Now, here is a standard Mendelian example here we have somebody's homozygote recessive for two genes the r gene and the e gene I don't really care in this context what they stand for and this person is having a crossing event with somebody who is big R little r big E little e heterozygotes for both traits. Now this person can only create one possible kind of gamete, a gamete sperm or egg, that has little r and little e in it, this person on the other hand through the process of meiosis can create four possible gametes for example here is their chromosomes with the big R's and the larger I'm sorry the r gene is on the larger chromosomes the e gene is on the smaller chromosomes and if they are aligned this way when these separate we windup getting our r's and our e's like this. Now that was with the big r's and big e's together on one side. What if they work the other way? What if the big e happens to be on that side? On the opposite side from the big r what that means happens is that when they separate I windup creating a different possible combination than with the earlier combo, so what I'm going to do is I'm going to create for you here the four possible gametes that this one individual could create so they could make the big r little e that we see right here, they could see the big r big e version that's right here we could create a little r little e right here and our last one our little r big e right there and so when we do this cross when we have these two individuals have their offspring we would expect 25% would be this way 25, 25 and 25 so we'd have equal distributions of our genotypes and phenotypes make sense?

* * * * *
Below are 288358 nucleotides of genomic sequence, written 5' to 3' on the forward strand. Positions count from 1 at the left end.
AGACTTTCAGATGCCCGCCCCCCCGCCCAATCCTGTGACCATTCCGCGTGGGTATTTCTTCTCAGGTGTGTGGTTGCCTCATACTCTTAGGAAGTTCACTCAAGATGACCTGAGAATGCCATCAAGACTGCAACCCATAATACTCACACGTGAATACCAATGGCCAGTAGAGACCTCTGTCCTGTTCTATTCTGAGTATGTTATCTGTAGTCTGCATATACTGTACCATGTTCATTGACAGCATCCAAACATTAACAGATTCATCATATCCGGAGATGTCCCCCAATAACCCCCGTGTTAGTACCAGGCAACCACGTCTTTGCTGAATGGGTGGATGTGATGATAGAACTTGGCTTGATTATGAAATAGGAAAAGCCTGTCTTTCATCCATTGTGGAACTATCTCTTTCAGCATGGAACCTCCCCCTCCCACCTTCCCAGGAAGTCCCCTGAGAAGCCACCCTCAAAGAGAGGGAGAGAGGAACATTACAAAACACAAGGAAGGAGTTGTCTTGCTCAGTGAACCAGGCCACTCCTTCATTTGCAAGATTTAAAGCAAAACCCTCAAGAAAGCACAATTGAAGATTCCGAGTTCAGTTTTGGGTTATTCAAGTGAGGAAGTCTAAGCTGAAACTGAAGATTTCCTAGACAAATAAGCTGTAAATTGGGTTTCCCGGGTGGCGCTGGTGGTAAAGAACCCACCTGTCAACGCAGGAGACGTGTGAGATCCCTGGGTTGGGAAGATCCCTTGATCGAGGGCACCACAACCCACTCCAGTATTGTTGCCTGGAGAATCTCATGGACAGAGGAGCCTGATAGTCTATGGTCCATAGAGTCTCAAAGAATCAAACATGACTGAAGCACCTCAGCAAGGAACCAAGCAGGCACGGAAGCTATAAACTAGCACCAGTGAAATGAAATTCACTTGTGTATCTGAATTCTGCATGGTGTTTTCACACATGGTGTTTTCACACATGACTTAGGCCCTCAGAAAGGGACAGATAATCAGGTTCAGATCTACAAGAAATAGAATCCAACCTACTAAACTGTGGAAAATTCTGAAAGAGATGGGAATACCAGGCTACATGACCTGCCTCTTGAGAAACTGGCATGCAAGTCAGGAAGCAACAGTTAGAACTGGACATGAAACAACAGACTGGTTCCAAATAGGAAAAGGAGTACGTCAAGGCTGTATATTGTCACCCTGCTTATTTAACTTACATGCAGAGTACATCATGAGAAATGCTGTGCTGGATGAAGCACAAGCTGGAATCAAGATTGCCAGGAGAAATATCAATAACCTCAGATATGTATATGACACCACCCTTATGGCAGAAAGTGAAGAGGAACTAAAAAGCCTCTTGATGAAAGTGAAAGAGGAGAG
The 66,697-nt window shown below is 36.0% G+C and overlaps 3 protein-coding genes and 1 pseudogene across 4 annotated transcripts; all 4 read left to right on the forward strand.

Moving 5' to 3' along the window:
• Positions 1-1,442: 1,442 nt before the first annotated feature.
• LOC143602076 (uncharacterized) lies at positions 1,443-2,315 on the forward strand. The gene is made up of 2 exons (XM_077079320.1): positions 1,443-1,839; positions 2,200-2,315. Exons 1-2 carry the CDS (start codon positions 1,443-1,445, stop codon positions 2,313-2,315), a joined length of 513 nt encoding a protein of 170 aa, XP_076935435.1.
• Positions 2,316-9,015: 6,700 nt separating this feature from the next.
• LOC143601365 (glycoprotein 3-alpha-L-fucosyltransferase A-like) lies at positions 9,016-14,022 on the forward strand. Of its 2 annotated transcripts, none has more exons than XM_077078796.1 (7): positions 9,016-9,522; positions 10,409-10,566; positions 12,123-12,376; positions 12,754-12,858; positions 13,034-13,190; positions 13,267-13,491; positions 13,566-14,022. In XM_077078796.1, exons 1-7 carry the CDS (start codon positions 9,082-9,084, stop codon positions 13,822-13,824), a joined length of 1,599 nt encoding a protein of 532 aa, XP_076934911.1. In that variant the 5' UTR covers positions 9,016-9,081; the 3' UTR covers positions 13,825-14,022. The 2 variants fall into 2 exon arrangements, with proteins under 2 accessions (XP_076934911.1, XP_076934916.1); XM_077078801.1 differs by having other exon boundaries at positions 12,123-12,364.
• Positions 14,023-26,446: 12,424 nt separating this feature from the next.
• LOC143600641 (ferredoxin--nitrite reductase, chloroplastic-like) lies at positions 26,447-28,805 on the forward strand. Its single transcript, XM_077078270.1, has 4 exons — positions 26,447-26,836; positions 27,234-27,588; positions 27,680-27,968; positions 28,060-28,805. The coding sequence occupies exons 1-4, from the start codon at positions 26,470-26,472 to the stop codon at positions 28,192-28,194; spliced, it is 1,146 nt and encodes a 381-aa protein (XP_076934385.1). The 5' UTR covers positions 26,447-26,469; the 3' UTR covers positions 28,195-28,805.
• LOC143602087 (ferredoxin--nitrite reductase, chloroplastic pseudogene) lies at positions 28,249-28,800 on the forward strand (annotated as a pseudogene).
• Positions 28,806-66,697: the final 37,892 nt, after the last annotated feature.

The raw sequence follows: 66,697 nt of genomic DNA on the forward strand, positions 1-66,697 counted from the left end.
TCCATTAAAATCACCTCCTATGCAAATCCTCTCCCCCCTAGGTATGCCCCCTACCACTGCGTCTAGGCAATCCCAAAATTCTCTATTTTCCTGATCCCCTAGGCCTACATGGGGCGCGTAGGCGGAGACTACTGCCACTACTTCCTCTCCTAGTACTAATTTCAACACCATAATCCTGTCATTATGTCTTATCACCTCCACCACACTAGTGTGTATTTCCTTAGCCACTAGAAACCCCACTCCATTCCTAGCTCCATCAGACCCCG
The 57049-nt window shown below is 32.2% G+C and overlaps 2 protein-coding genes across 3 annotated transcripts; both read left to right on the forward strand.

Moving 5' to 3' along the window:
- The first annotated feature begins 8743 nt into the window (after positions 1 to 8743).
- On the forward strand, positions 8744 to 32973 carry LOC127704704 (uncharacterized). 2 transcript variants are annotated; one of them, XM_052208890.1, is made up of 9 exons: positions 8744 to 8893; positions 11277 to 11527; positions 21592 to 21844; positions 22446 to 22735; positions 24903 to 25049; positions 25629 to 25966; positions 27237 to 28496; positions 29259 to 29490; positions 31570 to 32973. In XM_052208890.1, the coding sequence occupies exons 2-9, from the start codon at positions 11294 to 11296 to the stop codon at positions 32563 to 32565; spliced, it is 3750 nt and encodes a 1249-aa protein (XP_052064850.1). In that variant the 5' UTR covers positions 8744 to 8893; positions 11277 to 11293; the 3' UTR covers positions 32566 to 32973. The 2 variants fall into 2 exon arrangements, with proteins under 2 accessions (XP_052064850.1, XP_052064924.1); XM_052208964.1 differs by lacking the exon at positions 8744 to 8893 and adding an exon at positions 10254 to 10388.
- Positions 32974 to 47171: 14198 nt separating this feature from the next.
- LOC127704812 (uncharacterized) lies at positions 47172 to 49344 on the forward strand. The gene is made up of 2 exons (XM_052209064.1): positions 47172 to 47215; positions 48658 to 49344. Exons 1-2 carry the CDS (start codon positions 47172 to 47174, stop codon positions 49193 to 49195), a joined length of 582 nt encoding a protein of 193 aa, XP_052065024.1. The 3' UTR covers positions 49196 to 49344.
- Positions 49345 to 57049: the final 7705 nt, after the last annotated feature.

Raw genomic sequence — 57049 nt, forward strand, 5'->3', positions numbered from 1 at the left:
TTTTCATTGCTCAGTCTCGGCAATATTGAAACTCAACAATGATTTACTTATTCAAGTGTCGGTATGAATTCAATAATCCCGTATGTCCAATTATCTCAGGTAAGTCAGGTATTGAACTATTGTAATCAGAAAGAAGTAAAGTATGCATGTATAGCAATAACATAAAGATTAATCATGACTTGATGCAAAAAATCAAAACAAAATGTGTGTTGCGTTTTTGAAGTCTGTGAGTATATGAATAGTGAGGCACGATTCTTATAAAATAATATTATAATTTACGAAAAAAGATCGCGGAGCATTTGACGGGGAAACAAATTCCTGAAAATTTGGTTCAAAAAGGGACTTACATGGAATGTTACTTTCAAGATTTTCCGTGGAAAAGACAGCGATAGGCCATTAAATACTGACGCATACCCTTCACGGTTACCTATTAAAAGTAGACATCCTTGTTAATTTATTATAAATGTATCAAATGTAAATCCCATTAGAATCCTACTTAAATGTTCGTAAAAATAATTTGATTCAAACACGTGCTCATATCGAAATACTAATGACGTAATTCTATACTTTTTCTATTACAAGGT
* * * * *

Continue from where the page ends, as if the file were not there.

Alright, let's take a look at what happens when they're not on different chromosomes when instead the r and the e are on the same chromosome so here I have again same individuals same genotype but now the little r and little e are on physically the same piece of paper or DNA molecule similarly over here we have them together on the same DNA molecule so now when they pair up yes the red one could be on my left or on the right or can swap around it doesn't matter however they windup only creating two kinds of gametes what we see here alright? So we have only our big r big e gametes being formed these guys here absolutely none of the big r little e, fail, we have some little r's little e's right here but none of our little r big e's so 50% of our offspring will be this way 50% that way.

Now what's their crossing over stuff well let's put them back you recall meiosis during prophase I, the homologous chromosomes come together and then randomly they get broken by enzymes and then other enzymes specifically the enzyme used in your cells is an enzyme called ligase in this case I call it the enzyme tape and so they cross over like that and we windup getting this being formed and this being formed and this being formed, and our tape is running out too bad so sad, this being formed but wait even though these two chromosomes are now different from those the crossing over didn't occur between my r's and my e's so my eventual outcome winds-up being the same and that's because these guys are so close to each other. What if they were further apart? Let's take a look at that, here I have again two chromosomes again the r's and the e's are together on the same chromosome but now there's much further distance between them which gives, if I make the break at roughly the same spot there's a greater chance that the crossing over can occur so now I make the break at roughly the spot and now when I separate them I wind up going back to having something approaching a quarter or a quarter or a quarter so now I do start to see these sets of offspring when I do the breeding now it may not be 25, 25, 25, 25 percent it maybe 15% and 15% of this and then hmm let's see of 40 oh sorry, let me do my Math, 35 and 35% there but again we've de-linked them because of this crossing over event so that's linked genes.